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Spain’s Civil War film canon needs new urgency

Plenty of excellent movies about this traumatic period in Spain’s history have been made. New drama ‘The Sleeping Voice’ isn’t one of them.


Carlos Saura's '¡Ay Carmela!' A fine contribution to the large body of work based on the Spanish Civil War.

It’s a terrible thing to have to say, but maybe the time has come for a moratorium on films about the Spanish Civil War.

Last week saw the release of The Sleeping Voice (La voz dormida), an adaptation of Dulce Chacón’s novelised account of the vengeance exacted upon Republican women in the immediate aftermath of the Civil War by the Franco regime.

In late 1939 in Ventas prison in Madrid, a group of women await the firing squad for having supported the Republican cause, or for having husbands, brothers and fathers who did. Among them are Hortensia, who fought with the militia and is pregnant by her husband Felipe  – still at large – and who has been told she will be shot after she gives birth. Then there is 16-year-old Elvira, who was caught trying to leave Spain with her mother; Tomasa, whose husband, four sons and daughter-in-law were murdered. Outside the prison, Pepita, Hortensia’s sister, is a maid at the house of a wealthy family with military connections, and who acts as a go between for her sister and her husband.

Chacón’s often harrowing novel shed new light on the Civil War by using the testimonies of women who were imprisoned under the Franco regime, as well as accounts of others who died during the war. A bestseller in Spain, it was voted Book of the Year, and its sober depiction of this dark period in Spanish history was rightly hailed for its combination of vivid intensity and historical authenticity.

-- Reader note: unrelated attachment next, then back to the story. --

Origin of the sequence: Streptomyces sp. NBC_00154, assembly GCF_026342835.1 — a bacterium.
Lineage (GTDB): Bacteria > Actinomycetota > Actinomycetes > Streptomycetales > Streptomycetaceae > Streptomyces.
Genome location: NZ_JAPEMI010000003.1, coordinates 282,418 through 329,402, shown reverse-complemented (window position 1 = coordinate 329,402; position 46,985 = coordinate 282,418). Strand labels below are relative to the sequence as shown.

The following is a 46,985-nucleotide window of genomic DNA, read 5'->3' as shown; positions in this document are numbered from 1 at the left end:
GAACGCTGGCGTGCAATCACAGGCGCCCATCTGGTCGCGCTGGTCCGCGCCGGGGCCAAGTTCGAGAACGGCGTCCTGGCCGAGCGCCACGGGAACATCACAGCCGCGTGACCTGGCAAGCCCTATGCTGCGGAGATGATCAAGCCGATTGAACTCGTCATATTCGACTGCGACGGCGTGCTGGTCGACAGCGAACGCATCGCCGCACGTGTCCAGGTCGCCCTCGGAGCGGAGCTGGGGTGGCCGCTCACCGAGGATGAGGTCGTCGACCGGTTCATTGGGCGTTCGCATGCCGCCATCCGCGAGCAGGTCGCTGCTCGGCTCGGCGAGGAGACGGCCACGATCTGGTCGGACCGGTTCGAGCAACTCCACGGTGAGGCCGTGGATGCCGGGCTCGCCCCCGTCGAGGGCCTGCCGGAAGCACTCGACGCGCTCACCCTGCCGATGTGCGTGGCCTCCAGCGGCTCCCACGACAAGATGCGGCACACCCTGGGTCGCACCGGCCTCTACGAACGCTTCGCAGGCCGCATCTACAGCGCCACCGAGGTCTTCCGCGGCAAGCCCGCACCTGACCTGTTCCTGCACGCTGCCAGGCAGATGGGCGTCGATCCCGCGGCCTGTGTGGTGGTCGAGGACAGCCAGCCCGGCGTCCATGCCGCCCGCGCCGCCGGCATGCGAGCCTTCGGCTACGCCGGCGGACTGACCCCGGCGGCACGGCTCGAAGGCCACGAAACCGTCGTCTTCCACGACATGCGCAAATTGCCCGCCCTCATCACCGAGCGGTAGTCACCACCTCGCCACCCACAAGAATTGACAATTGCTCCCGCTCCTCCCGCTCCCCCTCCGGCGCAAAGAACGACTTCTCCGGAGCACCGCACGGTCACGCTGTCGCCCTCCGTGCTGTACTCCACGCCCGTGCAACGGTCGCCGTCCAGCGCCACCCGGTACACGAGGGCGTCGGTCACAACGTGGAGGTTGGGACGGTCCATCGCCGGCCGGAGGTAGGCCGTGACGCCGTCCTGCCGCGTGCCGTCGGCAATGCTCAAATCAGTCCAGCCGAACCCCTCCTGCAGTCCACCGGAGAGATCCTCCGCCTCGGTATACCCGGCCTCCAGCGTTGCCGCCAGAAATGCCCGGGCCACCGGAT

It’s hard to know where to begin addressing the inadequacies of the film version. Where the original is subtle and understated, director Benito Zambrano’s film unfolds like a Mexican soap opera, with far too much talking — a result of the crass and simplistic script. Every opportunity to add depth or insight is missed, and every opportunity to plunge into sentimentality or hysteria seized upon.

Aesthetically, the film also fails: the lighting is mostly single source, thus depriving the scenes of any atmosphere; the music is maudlin and anachronistic. In short, it looks and feels like it was made on a shoestring with a borrowed camera.

Last year brought us Black Bread (Pa negre), which took the top prizes at the Goya film awards and will be representing Spain in the Oscars, Zambrano falls into the same trap as Agustí Villaronga in Black Bread: he doesn’t seem to understand that the only way to address tragedy of this profundity is to downplay it. Both directors fail to connect us with the characters, although that of course is also largely their fault for choosing actors whose appeal lies in their on-screen attractiveness and who quite simply lack the register of emotions or maturity to handle the task before them.

In short, the film does the book a disservice, and more importantly, shows a lack of respect for the memory of the people to whom these terrible things happened.

In light of this and other recent efforts — and with no sign of any slowdown in output, perhaps the time has come for Spain’s filmmakers and producers to ask themselves if they have something to add to the opus before accepting a commission on a Civil War-related topic. Which is not to say that there isn’t a great film out there, just that The Sleeping Voice isn’t one of them.